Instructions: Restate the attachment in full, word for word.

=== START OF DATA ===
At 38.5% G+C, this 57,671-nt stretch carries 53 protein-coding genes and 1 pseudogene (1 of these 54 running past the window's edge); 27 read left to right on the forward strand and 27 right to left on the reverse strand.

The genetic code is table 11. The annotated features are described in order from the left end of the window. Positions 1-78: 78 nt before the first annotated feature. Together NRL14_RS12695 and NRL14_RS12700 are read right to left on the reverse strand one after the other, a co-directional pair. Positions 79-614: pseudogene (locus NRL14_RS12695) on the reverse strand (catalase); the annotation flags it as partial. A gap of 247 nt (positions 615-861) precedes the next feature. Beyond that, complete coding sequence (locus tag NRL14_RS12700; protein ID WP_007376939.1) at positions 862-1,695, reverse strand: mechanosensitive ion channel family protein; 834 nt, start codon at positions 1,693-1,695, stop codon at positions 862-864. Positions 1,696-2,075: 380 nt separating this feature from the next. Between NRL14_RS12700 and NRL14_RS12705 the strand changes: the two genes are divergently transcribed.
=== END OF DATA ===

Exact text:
At 38.5% G+C, this 57,671-nt stretch carries 53 protein-coding genes and 1 pseudogene (1 of these 54 running past the window's edge); 27 read left to right on the forward strand and 27 right to left on the reverse strand.

The genetic code is table 11. The annotated features are described in order from the left end of the window. Positions 1-78: 78 nt before the first annotated feature. Together NRL14_RS12695 and NRL14_RS12700 are read right to left on the reverse strand one after the other, a co-directional pair. Positions 79-614: pseudogene (locus NRL14_RS12695) on the reverse strand (catalase); the annotation flags it as partial. A gap of 247 nt (positions 615-861) precedes the next feature. Beyond that, complete coding sequence (locus tag NRL14_RS12700; protein ID WP_007376939.1) at positions 862-1,695, reverse strand: mechanosensitive ion channel family protein; 834 nt, start codon at positions 1,693-1,695, stop codon at positions 862-864. Positions 1,696-2,075: 380 nt separating this feature from the next. Between NRL14_RS12700 and NRL14_RS12705 the strand changes: the two genes are divergently transcribed.